What is Casting Couch? A handy way to keep up with what all of your favorite actors are going to be up to in the coming months and years. Does that make you a stalker? Today we’ve got word on who’s the latest name to join George Clooney in Brad Bird’s mysterious Tomorrowland. Few things in the world are funnier than Jack Black kicking Will Ferrell’s dog off of a bridge, that much is certain. But take the hilarious animal cruelty out of the equation and would these two A-list comedians still be able to produce laughs together? We’re about to find out, because THR is reporting that New Line is putting together a comedy called Tag, which has them attached as co-stars. The basic story of the film comes from a “Wall Street Journal” article about ten classmates from a Washington prep school, now all in their 40s, who get together one month out of the year to play an elaborate game of tag. This conceit, of course, is just the sort of manchild nonsense that these two should be able to knock out of the park, as long as they get a script everyone likes and the thing actually comes together.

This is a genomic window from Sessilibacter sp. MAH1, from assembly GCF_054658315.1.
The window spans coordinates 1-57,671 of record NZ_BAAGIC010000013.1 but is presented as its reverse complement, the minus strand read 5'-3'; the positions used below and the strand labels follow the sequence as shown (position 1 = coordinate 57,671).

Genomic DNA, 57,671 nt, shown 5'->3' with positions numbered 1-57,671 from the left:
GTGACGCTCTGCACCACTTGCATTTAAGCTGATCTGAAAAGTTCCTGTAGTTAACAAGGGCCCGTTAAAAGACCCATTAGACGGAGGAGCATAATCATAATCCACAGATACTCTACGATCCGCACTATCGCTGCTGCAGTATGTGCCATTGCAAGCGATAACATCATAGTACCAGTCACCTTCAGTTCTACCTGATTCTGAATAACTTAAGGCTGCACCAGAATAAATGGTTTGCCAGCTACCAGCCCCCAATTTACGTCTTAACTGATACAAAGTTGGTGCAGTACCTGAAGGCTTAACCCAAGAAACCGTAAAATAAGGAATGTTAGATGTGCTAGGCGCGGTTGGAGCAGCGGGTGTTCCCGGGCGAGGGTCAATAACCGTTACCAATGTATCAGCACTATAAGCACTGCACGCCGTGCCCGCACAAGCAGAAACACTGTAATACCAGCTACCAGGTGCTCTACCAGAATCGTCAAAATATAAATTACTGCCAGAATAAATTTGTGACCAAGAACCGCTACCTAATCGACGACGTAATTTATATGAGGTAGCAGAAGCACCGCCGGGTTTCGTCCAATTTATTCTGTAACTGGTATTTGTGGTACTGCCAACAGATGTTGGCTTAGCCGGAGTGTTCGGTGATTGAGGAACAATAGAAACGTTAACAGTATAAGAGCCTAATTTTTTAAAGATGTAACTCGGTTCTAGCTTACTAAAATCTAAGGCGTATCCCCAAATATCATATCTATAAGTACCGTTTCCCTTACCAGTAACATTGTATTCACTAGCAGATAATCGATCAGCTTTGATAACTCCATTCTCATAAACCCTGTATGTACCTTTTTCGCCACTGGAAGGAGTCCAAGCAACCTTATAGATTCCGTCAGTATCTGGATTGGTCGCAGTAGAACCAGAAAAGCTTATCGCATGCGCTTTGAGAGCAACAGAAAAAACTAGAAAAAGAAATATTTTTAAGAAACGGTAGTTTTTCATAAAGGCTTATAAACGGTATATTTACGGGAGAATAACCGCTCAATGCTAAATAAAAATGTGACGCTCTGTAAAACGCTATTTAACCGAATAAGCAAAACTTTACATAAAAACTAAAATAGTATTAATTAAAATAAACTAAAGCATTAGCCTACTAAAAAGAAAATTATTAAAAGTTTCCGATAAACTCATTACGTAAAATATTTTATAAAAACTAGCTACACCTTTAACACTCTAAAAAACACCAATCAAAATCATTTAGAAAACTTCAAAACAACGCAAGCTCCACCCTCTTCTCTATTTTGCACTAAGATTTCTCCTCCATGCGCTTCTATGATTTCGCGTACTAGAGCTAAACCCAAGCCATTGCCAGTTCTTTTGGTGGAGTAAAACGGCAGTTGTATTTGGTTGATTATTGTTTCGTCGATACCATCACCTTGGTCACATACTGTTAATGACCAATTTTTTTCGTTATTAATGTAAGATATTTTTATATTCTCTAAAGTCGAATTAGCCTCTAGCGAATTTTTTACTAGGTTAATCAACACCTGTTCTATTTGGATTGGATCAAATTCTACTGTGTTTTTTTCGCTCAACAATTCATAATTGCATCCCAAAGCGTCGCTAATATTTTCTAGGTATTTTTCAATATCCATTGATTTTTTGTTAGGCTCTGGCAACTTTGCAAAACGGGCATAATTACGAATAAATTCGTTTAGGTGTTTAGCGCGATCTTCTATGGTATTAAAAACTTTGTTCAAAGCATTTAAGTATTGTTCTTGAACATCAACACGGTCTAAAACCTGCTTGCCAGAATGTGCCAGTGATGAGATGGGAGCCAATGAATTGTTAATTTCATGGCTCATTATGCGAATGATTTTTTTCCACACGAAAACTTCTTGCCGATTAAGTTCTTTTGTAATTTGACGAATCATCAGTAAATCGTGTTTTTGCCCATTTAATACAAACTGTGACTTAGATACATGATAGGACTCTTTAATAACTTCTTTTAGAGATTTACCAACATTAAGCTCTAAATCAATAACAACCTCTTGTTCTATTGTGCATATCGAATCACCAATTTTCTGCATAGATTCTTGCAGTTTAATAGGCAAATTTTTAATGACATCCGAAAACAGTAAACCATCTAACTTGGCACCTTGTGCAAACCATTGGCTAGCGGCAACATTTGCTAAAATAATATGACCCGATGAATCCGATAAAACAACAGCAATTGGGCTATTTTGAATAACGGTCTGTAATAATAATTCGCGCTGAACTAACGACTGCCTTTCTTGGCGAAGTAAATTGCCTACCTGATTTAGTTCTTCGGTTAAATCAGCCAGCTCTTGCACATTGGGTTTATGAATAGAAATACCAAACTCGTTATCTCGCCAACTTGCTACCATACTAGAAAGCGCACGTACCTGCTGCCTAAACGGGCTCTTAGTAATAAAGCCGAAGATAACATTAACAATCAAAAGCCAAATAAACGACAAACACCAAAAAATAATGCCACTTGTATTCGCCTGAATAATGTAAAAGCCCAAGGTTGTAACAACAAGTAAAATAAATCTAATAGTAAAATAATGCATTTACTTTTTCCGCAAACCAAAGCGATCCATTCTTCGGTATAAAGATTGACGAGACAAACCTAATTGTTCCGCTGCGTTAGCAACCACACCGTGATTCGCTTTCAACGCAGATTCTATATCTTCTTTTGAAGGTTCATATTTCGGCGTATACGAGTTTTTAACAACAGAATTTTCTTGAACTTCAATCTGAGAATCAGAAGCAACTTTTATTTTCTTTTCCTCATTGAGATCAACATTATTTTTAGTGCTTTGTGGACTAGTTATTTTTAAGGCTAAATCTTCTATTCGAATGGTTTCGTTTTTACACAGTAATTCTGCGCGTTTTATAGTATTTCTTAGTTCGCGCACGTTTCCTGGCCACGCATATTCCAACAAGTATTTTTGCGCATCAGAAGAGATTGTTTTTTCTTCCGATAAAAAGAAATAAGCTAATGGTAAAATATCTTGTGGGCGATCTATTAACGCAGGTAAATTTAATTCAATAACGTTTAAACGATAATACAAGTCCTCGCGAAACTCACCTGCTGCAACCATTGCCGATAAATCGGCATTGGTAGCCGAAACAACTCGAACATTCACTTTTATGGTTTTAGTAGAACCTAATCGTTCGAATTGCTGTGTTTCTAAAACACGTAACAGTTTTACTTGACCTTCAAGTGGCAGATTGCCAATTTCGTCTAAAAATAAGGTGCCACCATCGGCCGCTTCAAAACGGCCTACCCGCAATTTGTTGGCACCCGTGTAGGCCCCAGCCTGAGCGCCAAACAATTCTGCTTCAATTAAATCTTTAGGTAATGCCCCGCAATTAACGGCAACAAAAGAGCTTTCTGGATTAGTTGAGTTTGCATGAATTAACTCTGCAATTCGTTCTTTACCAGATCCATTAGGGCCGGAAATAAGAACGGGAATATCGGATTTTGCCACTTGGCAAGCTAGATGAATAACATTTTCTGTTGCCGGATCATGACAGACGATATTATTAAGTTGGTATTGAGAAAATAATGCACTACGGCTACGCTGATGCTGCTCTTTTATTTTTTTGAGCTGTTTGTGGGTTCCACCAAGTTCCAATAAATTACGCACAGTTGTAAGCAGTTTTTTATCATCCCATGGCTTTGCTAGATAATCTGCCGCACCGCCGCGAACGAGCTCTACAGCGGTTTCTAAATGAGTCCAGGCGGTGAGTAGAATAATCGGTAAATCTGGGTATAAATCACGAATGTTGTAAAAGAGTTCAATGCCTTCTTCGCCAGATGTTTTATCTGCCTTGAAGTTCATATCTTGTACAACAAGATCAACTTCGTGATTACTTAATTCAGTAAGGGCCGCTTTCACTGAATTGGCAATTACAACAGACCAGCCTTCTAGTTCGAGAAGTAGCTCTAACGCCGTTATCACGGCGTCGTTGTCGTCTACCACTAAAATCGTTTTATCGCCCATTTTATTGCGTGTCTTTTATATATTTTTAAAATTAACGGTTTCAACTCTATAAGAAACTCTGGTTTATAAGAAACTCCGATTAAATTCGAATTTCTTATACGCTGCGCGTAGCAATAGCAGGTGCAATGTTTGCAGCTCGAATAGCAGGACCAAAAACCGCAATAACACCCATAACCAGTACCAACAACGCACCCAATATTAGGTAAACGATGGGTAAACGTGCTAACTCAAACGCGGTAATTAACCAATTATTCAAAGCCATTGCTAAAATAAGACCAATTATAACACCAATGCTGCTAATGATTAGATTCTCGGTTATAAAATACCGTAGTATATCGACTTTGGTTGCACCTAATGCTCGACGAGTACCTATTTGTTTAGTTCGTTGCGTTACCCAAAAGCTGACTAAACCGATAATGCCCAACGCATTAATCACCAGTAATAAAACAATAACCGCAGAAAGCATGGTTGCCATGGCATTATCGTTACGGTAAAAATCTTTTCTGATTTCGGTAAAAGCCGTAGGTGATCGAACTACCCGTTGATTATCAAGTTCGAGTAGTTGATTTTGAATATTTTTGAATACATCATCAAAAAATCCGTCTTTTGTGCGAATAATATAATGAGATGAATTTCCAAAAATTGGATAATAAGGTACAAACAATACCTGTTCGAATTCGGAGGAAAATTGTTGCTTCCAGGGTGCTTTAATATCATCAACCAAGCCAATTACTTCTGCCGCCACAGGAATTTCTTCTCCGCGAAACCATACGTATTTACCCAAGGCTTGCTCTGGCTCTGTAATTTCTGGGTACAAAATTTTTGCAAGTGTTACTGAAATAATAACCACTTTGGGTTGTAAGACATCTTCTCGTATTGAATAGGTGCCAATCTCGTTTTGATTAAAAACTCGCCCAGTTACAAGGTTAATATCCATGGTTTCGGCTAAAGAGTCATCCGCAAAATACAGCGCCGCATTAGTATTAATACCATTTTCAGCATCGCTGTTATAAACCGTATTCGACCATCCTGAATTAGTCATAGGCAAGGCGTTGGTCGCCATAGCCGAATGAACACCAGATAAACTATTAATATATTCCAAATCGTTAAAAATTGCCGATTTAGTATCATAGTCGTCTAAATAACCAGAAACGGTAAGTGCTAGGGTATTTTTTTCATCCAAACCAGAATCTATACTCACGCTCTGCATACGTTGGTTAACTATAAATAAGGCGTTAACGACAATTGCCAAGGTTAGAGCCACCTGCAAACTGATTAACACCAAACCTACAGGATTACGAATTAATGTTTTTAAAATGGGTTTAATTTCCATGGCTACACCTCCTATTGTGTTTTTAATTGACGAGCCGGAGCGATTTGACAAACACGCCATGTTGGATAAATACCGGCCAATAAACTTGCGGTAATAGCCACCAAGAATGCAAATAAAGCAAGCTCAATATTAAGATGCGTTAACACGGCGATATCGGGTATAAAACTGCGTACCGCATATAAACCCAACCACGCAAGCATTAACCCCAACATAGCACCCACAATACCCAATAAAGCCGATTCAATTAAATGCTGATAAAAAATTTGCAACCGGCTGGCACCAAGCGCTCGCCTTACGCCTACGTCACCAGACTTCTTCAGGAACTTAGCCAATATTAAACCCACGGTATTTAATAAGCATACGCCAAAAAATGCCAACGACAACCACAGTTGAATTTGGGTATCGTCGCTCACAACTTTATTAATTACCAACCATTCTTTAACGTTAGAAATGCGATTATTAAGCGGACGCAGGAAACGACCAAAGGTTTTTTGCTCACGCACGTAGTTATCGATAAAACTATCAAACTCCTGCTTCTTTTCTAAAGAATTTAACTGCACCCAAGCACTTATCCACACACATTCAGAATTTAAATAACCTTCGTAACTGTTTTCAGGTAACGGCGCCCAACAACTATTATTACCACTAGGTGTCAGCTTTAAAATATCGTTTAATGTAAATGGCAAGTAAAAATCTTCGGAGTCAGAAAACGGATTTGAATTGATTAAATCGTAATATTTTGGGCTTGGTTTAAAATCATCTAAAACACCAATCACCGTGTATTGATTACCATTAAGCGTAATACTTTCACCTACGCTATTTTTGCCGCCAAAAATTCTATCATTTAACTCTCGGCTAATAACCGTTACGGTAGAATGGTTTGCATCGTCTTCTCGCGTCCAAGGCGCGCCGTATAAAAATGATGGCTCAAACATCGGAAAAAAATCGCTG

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Sylvester Stallone in Cobra 2: Axing for Trouble